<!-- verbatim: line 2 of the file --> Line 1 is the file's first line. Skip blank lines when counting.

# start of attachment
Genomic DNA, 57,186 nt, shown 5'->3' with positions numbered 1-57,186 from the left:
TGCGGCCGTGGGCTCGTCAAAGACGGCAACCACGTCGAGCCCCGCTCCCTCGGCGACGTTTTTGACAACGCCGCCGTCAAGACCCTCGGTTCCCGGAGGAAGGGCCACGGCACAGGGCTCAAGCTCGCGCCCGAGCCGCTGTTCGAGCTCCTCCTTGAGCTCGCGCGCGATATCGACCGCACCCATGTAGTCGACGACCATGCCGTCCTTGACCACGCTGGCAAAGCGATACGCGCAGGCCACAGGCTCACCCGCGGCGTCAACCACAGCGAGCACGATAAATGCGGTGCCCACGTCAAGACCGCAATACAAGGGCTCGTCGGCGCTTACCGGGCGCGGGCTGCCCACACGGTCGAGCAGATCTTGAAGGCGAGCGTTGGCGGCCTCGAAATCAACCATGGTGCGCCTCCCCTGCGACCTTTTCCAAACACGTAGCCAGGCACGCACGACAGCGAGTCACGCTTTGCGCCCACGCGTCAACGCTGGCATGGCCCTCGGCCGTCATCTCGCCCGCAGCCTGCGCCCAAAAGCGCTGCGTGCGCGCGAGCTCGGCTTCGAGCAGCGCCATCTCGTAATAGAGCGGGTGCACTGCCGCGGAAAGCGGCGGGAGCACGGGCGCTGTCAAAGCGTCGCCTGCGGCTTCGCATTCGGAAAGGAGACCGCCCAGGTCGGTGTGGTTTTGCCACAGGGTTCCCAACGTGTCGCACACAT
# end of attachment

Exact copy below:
TGCGGCCGTGGGCTCGTCAAAGACGGCAACCACGTCGAGCCCCGCTCCCTCGGCGACGTTTTTGACAACGCCGCCGTCAAGACCCTCGGTTCCCGGAGGAAGGGCCACGGCACAGGGCTCAAGCTCGCGCCCGAGCCGCTGTTCGAGCTCCTCCTTGAGCTCGCGCGCGATATCGACCGCACCCATGTAGTCGACGACCATGCCGTCCTTGACCACGCTGGCAAAGCGATACGCGCAGGCCACAGGCTCACCCGCGGCGTCAACCACAGCGAGCACGATAAATGCGGTGCCCACGTCAAGACCGCAATACAAGGGCTCGTCGGCGCTTACCGGGCGCGGGCTGCCCACACGGTCGAGCAGATCTTGAAGGCGAGCGTTGGCGGCCTCGAAATCAACCATGGTGCGCCTCCCCTGCGACCTTTTCCAAACACGTAGCCAGGCACGCACGACAGCGAGTCACGCTTTGCGCCCACGCGTCAACGCTGGCATGGCCCTCGGCCGTCATCTCGCCCGCAGCCTGCGCCCAAAAGCGCTGCGTGCGCGCGAGCTCGGCTTCGAGCAGCGCCATCTCGTAATAGAGCGGGTGCACTGCCGCGGAAAGCGGCGGGAGCACGGGCGCTGTCAAAGCGTCGCCTGCGGCTTCGCATTCGGAAAGGAGACCGCCCAGGTCGGTGTGGTTTTGCCACAGGGTTCCCAACGTGTCGCACACAT